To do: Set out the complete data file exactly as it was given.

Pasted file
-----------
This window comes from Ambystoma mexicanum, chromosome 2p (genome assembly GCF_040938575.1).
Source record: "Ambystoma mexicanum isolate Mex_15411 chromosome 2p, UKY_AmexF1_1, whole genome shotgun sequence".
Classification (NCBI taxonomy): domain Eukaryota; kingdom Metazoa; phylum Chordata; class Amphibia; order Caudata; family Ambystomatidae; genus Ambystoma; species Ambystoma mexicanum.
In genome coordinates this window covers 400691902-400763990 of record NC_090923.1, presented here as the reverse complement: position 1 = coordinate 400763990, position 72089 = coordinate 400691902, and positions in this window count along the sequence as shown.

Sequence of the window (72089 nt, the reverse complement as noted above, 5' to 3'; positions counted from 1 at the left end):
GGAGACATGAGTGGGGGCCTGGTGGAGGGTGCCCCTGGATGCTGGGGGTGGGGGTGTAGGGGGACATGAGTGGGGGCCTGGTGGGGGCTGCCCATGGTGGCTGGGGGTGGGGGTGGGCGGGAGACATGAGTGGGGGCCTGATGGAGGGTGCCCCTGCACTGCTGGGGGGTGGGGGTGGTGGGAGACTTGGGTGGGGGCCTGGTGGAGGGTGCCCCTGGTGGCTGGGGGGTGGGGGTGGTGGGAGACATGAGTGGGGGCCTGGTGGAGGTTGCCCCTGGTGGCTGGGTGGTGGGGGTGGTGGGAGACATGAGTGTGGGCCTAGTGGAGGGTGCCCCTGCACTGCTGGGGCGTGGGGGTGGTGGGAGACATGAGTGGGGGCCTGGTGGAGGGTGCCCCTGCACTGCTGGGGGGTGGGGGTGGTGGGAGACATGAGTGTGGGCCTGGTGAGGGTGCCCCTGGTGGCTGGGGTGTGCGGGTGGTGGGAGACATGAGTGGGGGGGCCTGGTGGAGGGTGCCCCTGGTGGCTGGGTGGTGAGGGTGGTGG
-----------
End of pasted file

This window comes from Ambystoma mexicanum, chromosome 2p (genome assembly GCF_040938575.1).
Source record: "Ambystoma mexicanum isolate Mex_15411 chromosome 2p, UKY_AmexF1_1, whole genome shotgun sequence".
Classification (NCBI taxonomy): domain Eukaryota; kingdom Metazoa; phylum Chordata; class Amphibia; order Caudata; family Ambystomatidae; genus Ambystoma; species Ambystoma mexicanum.
In genome coordinates this window covers 400691902-400763990 of record NC_090923.1, presented here as the reverse complement: position 1 = coordinate 400763990, position 72089 = coordinate 400691902, and positions in this window count along the sequence as shown.

Sequence of the window (72089 nt, the reverse complement as noted above, 5' to 3'; positions counted from 1 at the left end):
GGAGACATGAGTGGGGGCCTGGTGGAGGGTGCCCCTGGATGCTGGGGGTGGGGGTGTAGGGGGACATGAGTGGGGGCCTGGTGGGGGCTGCCCATGGTGGCTGGGGGTGGGGGTGGGCGGGAGACATGAGTGGGGGCCTGATGGAGGGTGCCCCTGCACTGCTGGGGGGTGGGGGTGGTGGGAGACTTGGGTGGGGGCCTGGTGGAGGGTGCCCCTGGTGGCTGGGGGGTGGGGGTGGTGGGAGACATGAGTGGGGGCCTGGTGGAGGTTGCCCCTGGTGGCTGGGTGGTGGGGGTGGTGGGAGACATGAGTGTGGGCCTAGTGGAGGGTGCCCCTGCACTGCTGGGGCGTGGGGGTGGTGGGAGACATGAGTGGGGGCCTGGTGGAGGGTGCCCCTGCACTGCTGGGGGGTGGGGGTGGTGGGAGACATGAGTGTGGGCCTGGTGAGGGTGCCCCTGGTGGCTGGGGTGTGCGGGTGGTGGGAGACATGAGTGGGGGGGCCTGGTGGAGGGTGCCCCTGGTGGCTGGGTGGTGAGGGTGGTGG